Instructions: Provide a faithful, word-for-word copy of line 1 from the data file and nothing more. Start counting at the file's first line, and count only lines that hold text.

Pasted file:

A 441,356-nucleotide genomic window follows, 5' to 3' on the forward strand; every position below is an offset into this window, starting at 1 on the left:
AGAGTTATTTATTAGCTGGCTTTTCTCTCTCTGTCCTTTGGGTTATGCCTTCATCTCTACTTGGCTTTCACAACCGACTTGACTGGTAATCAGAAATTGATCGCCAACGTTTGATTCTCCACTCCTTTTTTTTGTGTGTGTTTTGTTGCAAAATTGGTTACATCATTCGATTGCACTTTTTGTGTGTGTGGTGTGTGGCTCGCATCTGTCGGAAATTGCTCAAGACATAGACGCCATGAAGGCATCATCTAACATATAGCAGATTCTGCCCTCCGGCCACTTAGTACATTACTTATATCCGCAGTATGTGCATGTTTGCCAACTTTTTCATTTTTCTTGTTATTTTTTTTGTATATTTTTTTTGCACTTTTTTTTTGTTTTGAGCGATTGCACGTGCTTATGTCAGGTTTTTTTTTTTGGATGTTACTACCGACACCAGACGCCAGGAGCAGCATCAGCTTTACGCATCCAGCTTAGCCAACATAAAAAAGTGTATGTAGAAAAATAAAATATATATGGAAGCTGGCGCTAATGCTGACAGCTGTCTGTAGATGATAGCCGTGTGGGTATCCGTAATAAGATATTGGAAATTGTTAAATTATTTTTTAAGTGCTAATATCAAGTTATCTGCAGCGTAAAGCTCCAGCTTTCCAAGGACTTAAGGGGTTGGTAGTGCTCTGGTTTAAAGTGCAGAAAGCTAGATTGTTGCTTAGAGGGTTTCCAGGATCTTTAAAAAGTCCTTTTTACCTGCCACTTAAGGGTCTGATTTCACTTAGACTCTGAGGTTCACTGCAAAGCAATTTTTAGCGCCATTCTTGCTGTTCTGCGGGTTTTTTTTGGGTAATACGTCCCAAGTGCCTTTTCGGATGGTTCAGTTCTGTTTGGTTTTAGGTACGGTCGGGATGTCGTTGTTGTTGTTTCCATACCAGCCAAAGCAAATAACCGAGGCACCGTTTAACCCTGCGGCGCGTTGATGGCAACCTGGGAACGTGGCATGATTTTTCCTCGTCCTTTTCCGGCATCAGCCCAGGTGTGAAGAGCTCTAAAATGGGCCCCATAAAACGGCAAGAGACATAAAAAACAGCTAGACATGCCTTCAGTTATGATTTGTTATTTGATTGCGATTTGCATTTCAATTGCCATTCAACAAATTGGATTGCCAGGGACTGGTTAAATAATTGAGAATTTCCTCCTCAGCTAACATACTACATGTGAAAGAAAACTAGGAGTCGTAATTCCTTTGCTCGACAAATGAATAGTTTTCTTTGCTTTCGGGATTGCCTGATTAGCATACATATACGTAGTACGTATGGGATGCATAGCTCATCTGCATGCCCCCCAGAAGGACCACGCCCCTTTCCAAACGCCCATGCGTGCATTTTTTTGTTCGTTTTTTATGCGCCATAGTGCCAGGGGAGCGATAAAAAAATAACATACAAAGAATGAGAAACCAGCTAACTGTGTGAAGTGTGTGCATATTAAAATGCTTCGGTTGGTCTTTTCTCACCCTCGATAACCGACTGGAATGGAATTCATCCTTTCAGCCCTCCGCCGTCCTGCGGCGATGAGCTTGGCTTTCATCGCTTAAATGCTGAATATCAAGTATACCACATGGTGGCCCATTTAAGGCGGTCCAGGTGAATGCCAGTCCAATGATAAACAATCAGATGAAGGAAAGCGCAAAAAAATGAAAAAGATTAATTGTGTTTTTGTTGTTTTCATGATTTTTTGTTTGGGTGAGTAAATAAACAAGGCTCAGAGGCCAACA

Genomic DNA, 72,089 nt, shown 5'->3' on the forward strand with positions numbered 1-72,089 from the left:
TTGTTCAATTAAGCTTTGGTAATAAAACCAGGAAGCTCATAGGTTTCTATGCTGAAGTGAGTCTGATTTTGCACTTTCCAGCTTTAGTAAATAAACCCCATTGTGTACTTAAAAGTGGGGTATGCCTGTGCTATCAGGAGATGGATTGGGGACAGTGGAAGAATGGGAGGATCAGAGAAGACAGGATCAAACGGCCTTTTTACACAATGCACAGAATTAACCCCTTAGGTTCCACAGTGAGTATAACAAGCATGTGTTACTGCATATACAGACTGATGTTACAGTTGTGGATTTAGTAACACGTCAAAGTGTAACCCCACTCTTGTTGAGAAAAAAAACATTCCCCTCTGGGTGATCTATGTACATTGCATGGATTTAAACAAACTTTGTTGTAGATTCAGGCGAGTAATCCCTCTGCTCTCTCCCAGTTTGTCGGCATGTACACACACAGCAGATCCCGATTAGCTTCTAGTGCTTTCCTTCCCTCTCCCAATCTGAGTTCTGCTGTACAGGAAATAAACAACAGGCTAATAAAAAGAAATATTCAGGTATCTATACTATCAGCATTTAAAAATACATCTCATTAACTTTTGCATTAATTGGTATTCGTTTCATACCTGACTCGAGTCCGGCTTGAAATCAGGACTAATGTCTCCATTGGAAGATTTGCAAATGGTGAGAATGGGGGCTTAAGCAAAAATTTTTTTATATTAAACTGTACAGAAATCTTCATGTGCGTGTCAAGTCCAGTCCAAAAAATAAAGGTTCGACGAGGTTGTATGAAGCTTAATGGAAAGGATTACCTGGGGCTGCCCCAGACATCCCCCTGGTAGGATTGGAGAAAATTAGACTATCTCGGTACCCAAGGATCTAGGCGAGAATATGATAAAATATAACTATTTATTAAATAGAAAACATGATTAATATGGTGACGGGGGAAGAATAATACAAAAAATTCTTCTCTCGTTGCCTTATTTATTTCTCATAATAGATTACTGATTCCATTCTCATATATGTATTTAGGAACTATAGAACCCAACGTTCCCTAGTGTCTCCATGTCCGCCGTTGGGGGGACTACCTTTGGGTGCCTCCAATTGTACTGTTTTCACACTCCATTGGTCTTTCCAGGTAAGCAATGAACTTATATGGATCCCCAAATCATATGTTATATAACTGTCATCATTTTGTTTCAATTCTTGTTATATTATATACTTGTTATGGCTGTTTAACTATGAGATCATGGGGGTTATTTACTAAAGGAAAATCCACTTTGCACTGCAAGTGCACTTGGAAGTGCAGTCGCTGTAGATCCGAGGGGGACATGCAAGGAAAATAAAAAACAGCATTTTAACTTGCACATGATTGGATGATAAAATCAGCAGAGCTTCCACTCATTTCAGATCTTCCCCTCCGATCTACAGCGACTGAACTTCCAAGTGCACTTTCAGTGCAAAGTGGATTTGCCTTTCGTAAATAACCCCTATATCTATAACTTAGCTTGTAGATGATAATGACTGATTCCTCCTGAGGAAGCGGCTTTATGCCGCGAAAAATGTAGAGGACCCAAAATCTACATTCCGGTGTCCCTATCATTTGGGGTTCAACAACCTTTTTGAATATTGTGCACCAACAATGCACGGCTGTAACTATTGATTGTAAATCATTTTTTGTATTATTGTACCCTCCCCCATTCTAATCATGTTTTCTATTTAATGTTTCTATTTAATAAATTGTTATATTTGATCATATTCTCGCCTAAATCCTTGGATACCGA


A 441,356-nucleotide genomic window follows, 5' to 3' on the forward strand; every position below is an offset into this window, starting at 1 on the left: